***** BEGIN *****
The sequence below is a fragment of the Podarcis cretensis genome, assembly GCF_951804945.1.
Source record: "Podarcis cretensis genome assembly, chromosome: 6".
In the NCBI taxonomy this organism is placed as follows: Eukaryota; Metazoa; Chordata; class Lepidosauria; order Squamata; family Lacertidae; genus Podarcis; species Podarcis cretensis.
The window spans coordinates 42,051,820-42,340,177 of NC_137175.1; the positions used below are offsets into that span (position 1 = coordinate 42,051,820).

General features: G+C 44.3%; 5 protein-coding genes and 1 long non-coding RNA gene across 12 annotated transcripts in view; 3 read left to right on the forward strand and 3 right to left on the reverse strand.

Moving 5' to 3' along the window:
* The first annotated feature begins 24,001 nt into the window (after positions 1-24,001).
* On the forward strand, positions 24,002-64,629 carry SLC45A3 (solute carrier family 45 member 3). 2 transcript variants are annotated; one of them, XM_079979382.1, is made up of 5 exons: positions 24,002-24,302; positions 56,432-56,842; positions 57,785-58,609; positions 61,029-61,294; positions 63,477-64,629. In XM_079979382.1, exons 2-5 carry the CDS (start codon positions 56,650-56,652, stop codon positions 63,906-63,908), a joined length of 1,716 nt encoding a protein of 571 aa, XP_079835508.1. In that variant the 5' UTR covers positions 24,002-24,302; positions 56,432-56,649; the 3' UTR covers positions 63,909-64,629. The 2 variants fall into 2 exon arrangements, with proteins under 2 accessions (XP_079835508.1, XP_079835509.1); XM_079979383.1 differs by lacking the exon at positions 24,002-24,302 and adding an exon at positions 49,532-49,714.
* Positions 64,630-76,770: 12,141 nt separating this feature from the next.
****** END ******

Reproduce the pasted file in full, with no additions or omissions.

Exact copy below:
The sequence below is a fragment of the Podarcis cretensis genome, assembly GCF_951804945.1.
Source record: "Podarcis cretensis genome assembly, chromosome: 6".
In the NCBI taxonomy this organism is placed as follows: Eukaryota; Metazoa; Chordata; class Lepidosauria; order Squamata; family Lacertidae; genus Podarcis; species Podarcis cretensis.
The window spans coordinates 42,051,820-42,340,177 of NC_137175.1; the positions used below are offsets into that span (position 1 = coordinate 42,051,820).

General features: G+C 44.3%; 5 protein-coding genes and 1 long non-coding RNA gene across 12 annotated transcripts in view; 3 read left to right on the forward strand and 3 right to left on the reverse strand.

Moving 5' to 3' along the window:
* The first annotated feature begins 24,001 nt into the window (after positions 1-24,001).
* On the forward strand, positions 24,002-64,629 carry SLC45A3 (solute carrier family 45 member 3). 2 transcript variants are annotated; one of them, XM_079979382.1, is made up of 5 exons: positions 24,002-24,302; positions 56,432-56,842; positions 57,785-58,609; positions 61,029-61,294; positions 63,477-64,629. In XM_079979382.1, exons 2-5 carry the CDS (start codon positions 56,650-56,652, stop codon positions 63,906-63,908), a joined length of 1,716 nt encoding a protein of 571 aa, XP_079835508.1. In that variant the 5' UTR covers positions 24,002-24,302; positions 56,432-56,649; the 3' UTR covers positions 63,909-64,629. The 2 variants fall into 2 exon arrangements, with proteins under 2 accessions (XP_079835508.1, XP_079835509.1); XM_079979383.1 differs by lacking the exon at positions 24,002-24,302 and adding an exon at positions 49,532-49,714.
* Positions 64,630-76,770: 12,141 nt separating this feature from the next.